The 6 Best Ways to Manage Money in College
Of all the great experiences you have in college, there’s one that probably makes you wish you were still suffering through Mr. Johnson’s 4th-period high school chemistry.
Yes, I’m talking about managing your money.
You don’t have to be the stereotypical broke, distressed college student, though. You can take charge of your money now and make the most of your situation.
Here are some smart ways to manage your money in college.
1. Use Zero-Based Budgeting
Budgeting isn’t the beast you might think it is. Besides, you’re already using planning skills to pass classes. You keep track of course requirements and due dates. You plan your week so you have time to study for the statistics midterm and write that English essay.
Zero-based budgeting uses planning skills. You start by making a list of expenses for the upcoming period (week, month, quarter). Then, assign every dollar to a category until you reach zero. You know exactly how all of your money will be used, and when you stick to the plan, you prevent overspending.
Start budgeting with Budgety today!
2. Work Part-time
Working during college is a solid way to increase funds, get real-world experience, feel independent, and gain references for future jobs.
Working longer hours during the summer helps build a nest egg. If you need income during the semester, working 10-15 hours a week can ease financial stress. If you just want a little extra fun money, think about doing one shift a week.
Look for jobs with flexible hours like work-study programs, tutoring, babysitting, front desk greeters at local gyms, restaurant servers, and cashiers.
3. Be Smart About Housing and Food
If you’re living at home while attending a community college or taking online classes, you’re already saving a ton of money. If you’re away at school, you can still make decisions that decrease the cost.
Compare the total expenses of living on campus to off campus. When pricing off campus, be sure to include rent, utilities, internet fees, and transportation. Sharing a small unit with 1 or 2 friends might be a little cramped but can save you a lot of money. Be mindful of your bills- turn off the air and heat when you can, don’t leave lights on, and unplug electronics when you’re not using them.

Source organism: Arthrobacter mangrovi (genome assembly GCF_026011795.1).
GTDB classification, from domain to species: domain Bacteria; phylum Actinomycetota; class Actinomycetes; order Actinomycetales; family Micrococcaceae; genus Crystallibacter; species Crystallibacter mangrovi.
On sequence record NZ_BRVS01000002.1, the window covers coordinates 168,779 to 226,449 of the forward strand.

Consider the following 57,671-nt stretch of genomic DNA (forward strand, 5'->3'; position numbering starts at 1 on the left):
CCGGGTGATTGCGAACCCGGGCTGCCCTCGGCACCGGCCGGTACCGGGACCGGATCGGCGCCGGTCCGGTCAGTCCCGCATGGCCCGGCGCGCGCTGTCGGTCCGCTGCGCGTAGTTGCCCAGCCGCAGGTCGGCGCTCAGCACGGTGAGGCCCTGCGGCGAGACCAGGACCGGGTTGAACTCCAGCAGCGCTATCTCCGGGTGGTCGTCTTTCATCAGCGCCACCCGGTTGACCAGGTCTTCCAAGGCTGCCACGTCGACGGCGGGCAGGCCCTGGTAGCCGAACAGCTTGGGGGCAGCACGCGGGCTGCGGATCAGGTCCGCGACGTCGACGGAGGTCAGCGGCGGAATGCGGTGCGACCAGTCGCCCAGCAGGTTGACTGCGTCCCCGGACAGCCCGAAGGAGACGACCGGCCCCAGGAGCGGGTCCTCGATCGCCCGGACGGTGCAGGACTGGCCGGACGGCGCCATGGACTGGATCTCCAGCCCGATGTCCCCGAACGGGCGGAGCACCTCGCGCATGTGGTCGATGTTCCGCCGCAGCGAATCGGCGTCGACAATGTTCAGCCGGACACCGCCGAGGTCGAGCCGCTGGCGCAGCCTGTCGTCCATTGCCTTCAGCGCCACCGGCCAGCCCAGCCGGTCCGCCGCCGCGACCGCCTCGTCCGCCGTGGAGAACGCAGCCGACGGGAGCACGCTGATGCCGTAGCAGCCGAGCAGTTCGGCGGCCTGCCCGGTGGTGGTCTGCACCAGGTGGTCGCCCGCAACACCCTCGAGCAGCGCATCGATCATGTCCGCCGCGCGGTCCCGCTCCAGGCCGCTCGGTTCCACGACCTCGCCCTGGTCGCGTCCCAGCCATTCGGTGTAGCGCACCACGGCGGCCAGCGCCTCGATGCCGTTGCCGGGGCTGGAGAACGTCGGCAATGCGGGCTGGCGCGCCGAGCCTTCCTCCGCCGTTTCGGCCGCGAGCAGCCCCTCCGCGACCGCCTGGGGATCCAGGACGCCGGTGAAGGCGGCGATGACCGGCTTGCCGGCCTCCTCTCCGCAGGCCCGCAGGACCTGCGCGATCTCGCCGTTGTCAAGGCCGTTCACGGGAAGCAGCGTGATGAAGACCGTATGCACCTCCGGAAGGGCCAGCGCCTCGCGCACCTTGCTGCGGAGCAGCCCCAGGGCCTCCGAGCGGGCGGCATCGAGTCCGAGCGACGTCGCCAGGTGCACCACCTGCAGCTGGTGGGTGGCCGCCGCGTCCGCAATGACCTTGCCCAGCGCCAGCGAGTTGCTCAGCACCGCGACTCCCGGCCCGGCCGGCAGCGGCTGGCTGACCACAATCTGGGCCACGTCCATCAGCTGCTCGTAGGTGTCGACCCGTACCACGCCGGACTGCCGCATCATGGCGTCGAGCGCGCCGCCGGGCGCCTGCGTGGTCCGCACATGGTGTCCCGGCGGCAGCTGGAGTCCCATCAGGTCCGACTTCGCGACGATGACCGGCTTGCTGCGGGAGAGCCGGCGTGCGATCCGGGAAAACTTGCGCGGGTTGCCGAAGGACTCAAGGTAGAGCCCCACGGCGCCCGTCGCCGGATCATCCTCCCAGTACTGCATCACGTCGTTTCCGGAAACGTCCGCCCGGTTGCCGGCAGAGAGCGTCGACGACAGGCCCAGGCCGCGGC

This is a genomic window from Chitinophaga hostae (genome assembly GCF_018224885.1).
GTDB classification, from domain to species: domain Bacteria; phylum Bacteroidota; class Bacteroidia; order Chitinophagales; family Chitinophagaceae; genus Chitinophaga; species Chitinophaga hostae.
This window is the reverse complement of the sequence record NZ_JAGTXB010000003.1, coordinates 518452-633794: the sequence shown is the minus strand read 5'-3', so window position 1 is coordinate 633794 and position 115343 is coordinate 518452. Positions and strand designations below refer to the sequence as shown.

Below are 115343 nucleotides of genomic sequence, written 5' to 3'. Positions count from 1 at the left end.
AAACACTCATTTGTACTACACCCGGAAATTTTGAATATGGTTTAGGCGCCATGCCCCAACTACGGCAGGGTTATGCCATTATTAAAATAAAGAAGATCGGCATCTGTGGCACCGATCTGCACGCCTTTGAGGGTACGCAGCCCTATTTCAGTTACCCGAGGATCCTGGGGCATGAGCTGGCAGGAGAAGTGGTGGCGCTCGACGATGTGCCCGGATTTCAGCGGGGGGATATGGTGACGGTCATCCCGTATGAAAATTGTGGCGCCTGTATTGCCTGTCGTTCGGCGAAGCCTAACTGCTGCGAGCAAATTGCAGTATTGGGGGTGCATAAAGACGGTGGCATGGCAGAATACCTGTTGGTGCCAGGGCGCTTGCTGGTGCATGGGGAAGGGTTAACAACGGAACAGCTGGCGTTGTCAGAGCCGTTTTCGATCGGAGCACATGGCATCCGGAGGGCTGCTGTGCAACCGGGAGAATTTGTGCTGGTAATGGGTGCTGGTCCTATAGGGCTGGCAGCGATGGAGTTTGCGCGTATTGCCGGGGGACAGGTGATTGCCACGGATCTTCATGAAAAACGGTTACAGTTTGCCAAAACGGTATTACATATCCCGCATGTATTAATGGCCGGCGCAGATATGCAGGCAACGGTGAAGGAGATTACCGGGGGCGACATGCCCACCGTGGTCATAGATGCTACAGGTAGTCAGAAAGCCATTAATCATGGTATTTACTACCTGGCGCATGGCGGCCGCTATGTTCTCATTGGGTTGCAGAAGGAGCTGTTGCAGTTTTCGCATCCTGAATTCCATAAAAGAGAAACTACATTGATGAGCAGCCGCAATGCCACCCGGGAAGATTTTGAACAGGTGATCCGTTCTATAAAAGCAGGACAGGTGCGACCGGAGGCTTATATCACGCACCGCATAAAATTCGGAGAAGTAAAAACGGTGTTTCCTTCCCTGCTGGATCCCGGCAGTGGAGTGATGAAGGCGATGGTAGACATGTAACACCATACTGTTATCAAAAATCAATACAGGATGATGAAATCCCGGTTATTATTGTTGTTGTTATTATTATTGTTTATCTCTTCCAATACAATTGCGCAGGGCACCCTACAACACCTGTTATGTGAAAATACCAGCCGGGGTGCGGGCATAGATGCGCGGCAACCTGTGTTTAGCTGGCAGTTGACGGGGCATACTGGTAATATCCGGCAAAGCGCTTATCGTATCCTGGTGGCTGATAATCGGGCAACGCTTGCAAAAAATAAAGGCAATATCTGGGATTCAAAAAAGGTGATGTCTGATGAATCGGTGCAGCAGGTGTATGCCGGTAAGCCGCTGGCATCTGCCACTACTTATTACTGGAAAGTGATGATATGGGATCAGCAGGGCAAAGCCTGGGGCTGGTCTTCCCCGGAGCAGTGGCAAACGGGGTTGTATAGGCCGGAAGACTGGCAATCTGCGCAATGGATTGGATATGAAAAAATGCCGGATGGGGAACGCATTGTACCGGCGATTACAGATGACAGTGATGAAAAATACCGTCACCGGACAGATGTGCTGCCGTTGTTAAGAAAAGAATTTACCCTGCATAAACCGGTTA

Also, consider ways to save on food. Check out your school’s meal plan options. Buy in bulk and share food costs with roommates. Use the least expensive grocery store near you. Limit eating out and cook simple meals (you can feast when you go home to visit).
4. Have Fun in Frugal Ways
College is supposed to be fun, but you have to embrace the college lifestyle. Most students can’t afford the spring break trip to Florida. You can still have a great time, though.
Managing your money in college includes getting rid of unnecessary services like streaming apps and gym memberships. Don’t use expensive delivery services like Door Dash.
Be active- run, ride on local bike paths, and participate in intramural sports. Use your apartment complex’s pool or workout room. Find free entertainment like the Farmer’s Market and local band performances on campus or downtown. Walk to the stadium instead of paying parking fees at Saturday’s big game. Also, check out the performing arts center which usually gives student discounts.
Make a point to form bonds with friends- get together for game night, cram in someone’s apartment and watch a classic movie, or play a volleyball game on the grassy area near the quad.
5. Buy and Sell Used
Online platforms like Offer Up, Facebook Market, and Amazon are part of a thriving market for pre-owned items.
Not wearing all those cozy sweatshirts you brought from Montana to your dorm in Arizona? Sell them. Just make sure you keep a couple to wear back home for Christmas break. Need a desk for your apartment? Buy a used one.
The same goes for books. Shop around. Online sites sell discounted college books and offer the option of renting or purchasing an e-version for even less money.
6. Understand “Interest” and Other Basic Terms
Let’s be real. Most of us don’t know a whole lot about personal finance when we get to college.
Thankfully, there are lots of social media accounts geared toward beginners. They explain basic terms like debt, diversification, inflation, investment, and net worth.
An important one you may be facing right now is interest. It can work for or against you! If you invest $10,000 in an account that earns 7% annual interest, you’ll have $10,700 at the end of the year. But, if you take out a $10,000 loan with 7% interest, you’ll have to repay $10,700.
You can do it!
Whether you’re getting a monthly amount from your parents, using money earned during the summer, taking scholarship disbursements, or working part-time, you have money that needs to be managed. Using sensible tips like the ones here can mean a much less stressful journey through college.